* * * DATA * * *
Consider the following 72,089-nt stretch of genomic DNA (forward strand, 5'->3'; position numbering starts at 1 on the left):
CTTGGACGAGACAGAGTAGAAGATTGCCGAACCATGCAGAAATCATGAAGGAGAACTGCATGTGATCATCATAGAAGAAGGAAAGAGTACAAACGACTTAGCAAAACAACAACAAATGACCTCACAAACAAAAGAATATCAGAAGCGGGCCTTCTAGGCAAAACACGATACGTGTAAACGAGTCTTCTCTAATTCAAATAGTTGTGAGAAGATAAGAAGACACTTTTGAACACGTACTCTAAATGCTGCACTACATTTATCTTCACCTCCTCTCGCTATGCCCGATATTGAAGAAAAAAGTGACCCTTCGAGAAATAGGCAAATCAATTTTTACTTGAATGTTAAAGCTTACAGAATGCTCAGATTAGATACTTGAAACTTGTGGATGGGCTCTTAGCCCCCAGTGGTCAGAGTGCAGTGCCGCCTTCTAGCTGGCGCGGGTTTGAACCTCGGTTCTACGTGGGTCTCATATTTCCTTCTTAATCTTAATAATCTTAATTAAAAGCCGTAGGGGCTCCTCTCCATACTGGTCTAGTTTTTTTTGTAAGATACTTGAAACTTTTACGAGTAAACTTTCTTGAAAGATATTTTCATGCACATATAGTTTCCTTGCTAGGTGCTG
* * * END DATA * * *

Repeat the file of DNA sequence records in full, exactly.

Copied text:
Consider the following 72,089-nt stretch of genomic DNA (forward strand, 5'->3'; position numbering starts at 1 on the left):
CTTGGACGAGACAGAGTAGAAGATTGCCGAACCATGCAGAAATCATGAAGGAGAACTGCATGTGATCATCATAGAAGAAGGAAAGAGTACAAACGACTTAGCAAAACAACAACAAATGACCTCACAAACAAAAGAATATCAGAAGCGGGCCTTCTAGGCAAAACACGATACGTGTAAACGAGTCTTCTCTAATTCAAATAGTTGTGAGAAGATAAGAAGACACTTTTGAACACGTACTCTAAATGCTGCACTACATTTATCTTCACCTCCTCTCGCTATGCCCGATATTGAAGAAAAAAGTGACCCTTCGAGAAATAGGCAAATCAATTTTTACTTGAATGTTAAAGCTTACAGAATGCTCAGATTAGATACTTGAAACTTGTGGATGGGCTCTTAGCCCCCAGTGGTCAGAGTGCAGTGCCGCCTTCTAGCTGGCGCGGGTTTGAACCTCGGTTCTACGTGGGTCTCATATTTCCTTCTTAATCTTAATAATCTTAATTAAAAGCCGTAGGGGCTCCTCTCCATACTGGTCTAGTTTTTTTTGTAAGATACTTGAAACTTTTACGAGTAAACTTTCTTGAAAGATATTTTCATGCACATATAGTTTCCTTGCTAGGTGCTG